Today I have to take six pills. Two every four hours. Yesterday I went to see a specialist at the infectious disease clinic at the hospital. I’ve been waiting about three months for the appointment. It seems that I picked up a parasite while rafting on the White Nile in Uganda. It lives in these little snails and gets into you when you wade around in sluggish moving water.
The only reason I got tested for it is due to the fact that a bunch of guys who worked there around the same time as me have started to get very sick. One has leukemia and one had his gall bladder removed. Another is in a very bad way with follicular lymphoma which is a cancer of the blood system. So I got tested for this parasite which is called schistosomiasis. You know something is creepy when you have to copy it out as you type. A person without the little nasty will test around 8.5. My test came back just under 60. Oh noes.
So I saw the specialist. Nice guy, knew his stuff. Asked me a few questions about symptoms. Did I have this or that? No, no, no, and no. Turns out me and the parasite have been living in harmony for all this time. It’s been doing its thing and I’ve been doing mine. Me and the little guy. But it’s time for it to go, sorry dude. The doctor was explaining all the ways it can go nasty on you. One patient that he saw had it get into his spine leaving him paralyzed below the waist. Eek – give me them pills.
I said to the doc that he probably didn’t see many of these cases. I had visions of being unique and fascinating. Turns out he sees about one a week. Tourists go on holiday and think that swimming in Lake Malawi will be a neat idea. Then after they come home they get a nasty rash. Schisto. So much for me being special.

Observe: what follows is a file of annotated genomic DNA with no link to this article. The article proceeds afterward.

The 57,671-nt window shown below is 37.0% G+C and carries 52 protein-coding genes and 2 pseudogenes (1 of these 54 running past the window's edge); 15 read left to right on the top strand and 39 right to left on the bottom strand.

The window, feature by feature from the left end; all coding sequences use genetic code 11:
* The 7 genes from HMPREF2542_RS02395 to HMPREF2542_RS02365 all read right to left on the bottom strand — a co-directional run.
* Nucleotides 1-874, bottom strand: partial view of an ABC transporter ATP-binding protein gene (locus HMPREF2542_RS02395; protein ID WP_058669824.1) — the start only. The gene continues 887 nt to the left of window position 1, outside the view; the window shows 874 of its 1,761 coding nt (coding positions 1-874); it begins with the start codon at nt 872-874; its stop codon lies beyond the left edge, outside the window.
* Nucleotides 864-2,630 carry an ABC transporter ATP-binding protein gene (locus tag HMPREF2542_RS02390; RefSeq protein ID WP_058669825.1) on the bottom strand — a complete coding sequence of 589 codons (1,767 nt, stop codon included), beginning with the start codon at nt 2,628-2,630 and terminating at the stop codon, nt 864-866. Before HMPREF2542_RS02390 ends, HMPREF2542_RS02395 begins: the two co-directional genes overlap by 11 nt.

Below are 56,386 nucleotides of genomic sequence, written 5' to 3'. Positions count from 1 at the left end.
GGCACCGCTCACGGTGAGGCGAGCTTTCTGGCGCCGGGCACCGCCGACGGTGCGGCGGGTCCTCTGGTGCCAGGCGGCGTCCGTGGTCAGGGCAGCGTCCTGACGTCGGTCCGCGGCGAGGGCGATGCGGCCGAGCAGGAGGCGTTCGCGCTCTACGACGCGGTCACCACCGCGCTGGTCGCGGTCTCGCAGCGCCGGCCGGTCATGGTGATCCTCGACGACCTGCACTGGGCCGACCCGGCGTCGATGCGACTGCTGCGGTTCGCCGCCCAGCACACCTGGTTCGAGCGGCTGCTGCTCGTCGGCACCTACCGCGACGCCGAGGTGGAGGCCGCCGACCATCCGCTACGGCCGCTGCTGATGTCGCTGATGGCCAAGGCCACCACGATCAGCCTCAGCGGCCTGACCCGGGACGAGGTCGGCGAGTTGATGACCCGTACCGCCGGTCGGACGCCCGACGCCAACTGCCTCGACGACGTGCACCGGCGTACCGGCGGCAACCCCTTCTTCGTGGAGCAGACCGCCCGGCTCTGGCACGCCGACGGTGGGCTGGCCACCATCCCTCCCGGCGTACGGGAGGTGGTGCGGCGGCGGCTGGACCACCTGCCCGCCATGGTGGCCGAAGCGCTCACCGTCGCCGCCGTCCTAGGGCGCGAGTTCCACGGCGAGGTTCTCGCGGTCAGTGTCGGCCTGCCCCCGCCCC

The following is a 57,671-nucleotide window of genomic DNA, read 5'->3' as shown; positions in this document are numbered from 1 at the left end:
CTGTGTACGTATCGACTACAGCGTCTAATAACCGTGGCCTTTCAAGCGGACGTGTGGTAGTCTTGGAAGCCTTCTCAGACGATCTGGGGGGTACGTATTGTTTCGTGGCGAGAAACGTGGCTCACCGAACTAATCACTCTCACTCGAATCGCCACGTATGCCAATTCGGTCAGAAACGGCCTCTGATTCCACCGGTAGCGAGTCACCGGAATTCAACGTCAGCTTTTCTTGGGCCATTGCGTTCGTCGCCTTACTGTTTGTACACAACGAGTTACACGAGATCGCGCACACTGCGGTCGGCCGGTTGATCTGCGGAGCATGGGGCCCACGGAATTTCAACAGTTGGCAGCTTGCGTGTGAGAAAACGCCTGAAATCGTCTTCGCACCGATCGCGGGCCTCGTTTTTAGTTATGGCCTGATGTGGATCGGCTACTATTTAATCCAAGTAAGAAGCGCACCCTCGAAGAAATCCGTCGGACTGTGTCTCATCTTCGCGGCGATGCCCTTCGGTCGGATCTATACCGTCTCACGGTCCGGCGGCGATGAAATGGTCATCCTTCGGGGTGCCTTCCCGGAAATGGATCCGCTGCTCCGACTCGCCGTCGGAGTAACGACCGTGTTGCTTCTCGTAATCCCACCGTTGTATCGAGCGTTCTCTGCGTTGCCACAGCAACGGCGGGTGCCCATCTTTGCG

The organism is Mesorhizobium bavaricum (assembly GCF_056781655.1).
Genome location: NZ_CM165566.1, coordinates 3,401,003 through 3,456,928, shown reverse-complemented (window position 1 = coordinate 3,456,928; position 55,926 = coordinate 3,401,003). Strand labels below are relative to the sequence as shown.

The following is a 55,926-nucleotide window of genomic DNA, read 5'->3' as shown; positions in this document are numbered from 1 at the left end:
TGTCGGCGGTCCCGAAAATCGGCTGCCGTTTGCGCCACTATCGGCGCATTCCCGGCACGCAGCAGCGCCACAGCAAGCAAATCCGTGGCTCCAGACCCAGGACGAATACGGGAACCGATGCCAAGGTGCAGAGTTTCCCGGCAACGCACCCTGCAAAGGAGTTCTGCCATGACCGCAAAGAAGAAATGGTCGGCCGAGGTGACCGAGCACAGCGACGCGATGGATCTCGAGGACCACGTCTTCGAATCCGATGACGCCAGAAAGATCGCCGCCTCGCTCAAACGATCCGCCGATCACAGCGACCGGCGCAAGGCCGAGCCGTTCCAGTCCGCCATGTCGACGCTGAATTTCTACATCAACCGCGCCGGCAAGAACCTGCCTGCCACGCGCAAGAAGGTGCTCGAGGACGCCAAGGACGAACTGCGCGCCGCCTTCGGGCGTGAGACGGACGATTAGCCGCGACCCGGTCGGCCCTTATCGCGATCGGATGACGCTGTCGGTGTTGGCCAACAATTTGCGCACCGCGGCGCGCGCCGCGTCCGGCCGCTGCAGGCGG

After seeing the doc I have to go to this special secret pharmacy in the hospital. It’s unmarked and you need to get buzzed in. This is where they give out the good stuff. It takes them an hour to prepare my order which apparently involves them making a bunch of calls to check that the stuff is really for me. Then they sit me down and go through the medicine. After I finish typing this I’ll pop the first two and apparently it’s not going to be fun. The nice lady went through the side effects with me. She had that concerned look on her face that you have when you know what someone is about to go through and you’re just glad that it’s not you. It gave me the heebie-geebies.
We went through nausea and vomiting and diarrhea and a whole lot more besides. She asked me when I had been in Uganda and I replied that it was over fifteen years ago. She looked amazed that it had taken me this long to have it checked out. Now I felt special. The guy behind me in line gave me a respectful nod when I turned to walk out. Yeah, you know it.
I could put off taking this stuff by making this post longer but it’s better just to get it over with. Which makes today a fitting day to take these pills. Sometimes we may not like a choice but the alternative is worse. Do you take the medicine now or maybe some more drastic medicine later? Who knows what the symptoms will be down the line. This goes equally for individuals like me and for entire countries like, say, oh I don’t know, the USA?
Time to pop the pills.